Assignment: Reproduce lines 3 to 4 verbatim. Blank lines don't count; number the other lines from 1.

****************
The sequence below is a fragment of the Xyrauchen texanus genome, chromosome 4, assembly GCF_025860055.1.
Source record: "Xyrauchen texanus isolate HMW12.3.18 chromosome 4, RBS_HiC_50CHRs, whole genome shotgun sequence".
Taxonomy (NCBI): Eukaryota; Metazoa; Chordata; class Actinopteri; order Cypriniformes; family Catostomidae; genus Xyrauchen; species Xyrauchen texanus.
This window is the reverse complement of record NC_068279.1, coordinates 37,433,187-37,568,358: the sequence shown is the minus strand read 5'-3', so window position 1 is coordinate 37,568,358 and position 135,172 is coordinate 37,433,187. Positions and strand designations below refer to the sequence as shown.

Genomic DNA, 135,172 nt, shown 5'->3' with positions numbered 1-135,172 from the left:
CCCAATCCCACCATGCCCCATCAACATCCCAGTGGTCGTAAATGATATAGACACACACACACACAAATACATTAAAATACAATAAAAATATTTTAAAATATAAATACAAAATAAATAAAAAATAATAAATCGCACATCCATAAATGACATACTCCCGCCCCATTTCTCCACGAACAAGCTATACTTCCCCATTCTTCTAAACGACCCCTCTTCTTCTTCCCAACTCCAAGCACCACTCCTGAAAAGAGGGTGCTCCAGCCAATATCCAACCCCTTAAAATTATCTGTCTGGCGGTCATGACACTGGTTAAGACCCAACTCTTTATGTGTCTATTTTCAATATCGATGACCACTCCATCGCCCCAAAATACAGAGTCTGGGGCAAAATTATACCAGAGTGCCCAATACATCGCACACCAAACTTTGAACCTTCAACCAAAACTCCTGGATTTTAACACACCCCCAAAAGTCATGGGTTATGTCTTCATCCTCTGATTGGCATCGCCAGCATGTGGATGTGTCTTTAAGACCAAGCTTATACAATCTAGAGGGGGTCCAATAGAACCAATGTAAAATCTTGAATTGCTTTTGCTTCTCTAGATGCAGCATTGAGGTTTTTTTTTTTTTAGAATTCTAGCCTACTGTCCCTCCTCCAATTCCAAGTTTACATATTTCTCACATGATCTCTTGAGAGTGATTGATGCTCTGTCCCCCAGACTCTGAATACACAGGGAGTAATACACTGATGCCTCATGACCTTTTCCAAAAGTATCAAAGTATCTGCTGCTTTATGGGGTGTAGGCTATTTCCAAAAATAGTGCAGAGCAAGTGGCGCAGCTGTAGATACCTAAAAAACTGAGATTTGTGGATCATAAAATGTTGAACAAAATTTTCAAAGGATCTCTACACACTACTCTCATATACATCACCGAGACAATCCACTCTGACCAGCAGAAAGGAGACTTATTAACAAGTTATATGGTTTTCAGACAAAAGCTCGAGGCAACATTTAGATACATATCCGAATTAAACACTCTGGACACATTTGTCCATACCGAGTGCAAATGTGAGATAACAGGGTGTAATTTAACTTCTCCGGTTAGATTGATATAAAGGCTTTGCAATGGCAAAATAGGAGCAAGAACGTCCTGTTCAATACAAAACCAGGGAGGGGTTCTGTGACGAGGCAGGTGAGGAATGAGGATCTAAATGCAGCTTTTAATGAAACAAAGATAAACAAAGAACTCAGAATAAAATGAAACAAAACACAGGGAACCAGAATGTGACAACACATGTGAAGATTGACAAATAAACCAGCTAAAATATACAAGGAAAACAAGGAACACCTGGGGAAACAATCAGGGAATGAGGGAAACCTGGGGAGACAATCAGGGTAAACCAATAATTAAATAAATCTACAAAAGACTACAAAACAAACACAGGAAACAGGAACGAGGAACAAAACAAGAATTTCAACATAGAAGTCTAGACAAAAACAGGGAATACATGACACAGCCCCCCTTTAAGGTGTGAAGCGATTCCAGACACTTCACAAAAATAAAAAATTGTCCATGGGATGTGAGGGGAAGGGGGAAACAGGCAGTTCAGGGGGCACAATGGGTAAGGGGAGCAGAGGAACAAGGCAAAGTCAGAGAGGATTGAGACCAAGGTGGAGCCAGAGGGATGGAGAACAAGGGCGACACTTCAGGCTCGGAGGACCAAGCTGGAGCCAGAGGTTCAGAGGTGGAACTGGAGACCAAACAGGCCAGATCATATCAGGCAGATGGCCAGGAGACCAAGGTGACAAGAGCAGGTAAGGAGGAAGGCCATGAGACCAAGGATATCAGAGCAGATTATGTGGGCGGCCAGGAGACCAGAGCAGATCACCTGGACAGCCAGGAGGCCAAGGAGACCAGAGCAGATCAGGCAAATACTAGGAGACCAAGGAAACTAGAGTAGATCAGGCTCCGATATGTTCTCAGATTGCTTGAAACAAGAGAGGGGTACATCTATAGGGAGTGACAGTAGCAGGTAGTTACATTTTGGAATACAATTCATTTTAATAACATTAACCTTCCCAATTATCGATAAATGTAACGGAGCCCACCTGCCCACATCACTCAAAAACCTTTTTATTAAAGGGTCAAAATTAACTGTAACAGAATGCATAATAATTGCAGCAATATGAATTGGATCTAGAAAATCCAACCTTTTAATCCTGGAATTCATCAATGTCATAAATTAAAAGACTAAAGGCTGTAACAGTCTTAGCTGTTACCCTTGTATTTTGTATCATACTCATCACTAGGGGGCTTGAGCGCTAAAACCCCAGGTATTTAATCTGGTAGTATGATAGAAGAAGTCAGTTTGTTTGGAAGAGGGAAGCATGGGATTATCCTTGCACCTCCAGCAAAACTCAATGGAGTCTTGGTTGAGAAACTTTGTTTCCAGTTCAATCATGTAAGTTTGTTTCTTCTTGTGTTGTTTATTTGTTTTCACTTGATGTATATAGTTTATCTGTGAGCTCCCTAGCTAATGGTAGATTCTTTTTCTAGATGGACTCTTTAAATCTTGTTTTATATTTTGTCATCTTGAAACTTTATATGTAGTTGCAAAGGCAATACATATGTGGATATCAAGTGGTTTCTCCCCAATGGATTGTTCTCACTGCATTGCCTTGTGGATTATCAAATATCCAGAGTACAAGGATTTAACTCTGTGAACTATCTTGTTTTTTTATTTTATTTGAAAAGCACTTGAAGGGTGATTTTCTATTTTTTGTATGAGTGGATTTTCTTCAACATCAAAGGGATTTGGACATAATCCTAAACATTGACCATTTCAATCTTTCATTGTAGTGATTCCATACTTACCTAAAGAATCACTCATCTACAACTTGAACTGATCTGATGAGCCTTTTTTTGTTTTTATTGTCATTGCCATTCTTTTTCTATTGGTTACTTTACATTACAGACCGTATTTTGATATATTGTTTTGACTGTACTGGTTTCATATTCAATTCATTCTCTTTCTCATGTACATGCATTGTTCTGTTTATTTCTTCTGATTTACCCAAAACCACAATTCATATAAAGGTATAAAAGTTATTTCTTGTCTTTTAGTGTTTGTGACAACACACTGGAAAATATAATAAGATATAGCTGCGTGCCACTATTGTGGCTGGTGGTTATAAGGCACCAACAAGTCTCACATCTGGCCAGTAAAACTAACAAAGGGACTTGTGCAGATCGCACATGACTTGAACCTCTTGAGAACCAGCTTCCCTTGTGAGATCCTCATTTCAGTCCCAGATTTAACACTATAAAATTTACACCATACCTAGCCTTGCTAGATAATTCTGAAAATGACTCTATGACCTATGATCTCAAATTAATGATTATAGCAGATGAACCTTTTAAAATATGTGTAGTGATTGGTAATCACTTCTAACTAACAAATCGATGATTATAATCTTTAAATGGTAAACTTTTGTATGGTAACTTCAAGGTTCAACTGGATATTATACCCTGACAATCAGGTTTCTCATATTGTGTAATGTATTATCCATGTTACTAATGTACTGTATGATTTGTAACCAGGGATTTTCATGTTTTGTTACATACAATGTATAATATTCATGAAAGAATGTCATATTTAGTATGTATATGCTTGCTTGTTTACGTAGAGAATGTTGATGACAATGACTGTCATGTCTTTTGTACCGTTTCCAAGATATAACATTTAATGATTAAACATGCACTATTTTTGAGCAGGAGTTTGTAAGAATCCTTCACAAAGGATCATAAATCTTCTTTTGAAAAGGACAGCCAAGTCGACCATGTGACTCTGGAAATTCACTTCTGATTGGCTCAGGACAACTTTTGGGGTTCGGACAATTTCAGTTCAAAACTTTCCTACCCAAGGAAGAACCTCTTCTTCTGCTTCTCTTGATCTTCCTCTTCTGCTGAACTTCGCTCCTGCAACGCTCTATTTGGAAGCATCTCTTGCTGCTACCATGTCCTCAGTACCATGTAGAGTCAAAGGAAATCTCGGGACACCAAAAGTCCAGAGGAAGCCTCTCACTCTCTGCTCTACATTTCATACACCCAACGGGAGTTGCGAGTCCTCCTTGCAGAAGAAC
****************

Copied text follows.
Taxonomy (NCBI): Eukaryota; Metazoa; Chordata; class Actinopteri; order Cypriniformes; family Catostomidae; genus Xyrauchen; species Xyrauchen texanus.
This window is the reverse complement of record NC_068279.1, coordinates 37,433,187-37,568,358: the sequence shown is the minus strand read 5'-3', so window position 1 is coordinate 37,568,358 and position 135,172 is coordinate 37,433,187. Positions and strand designations below refer to the sequence as shown.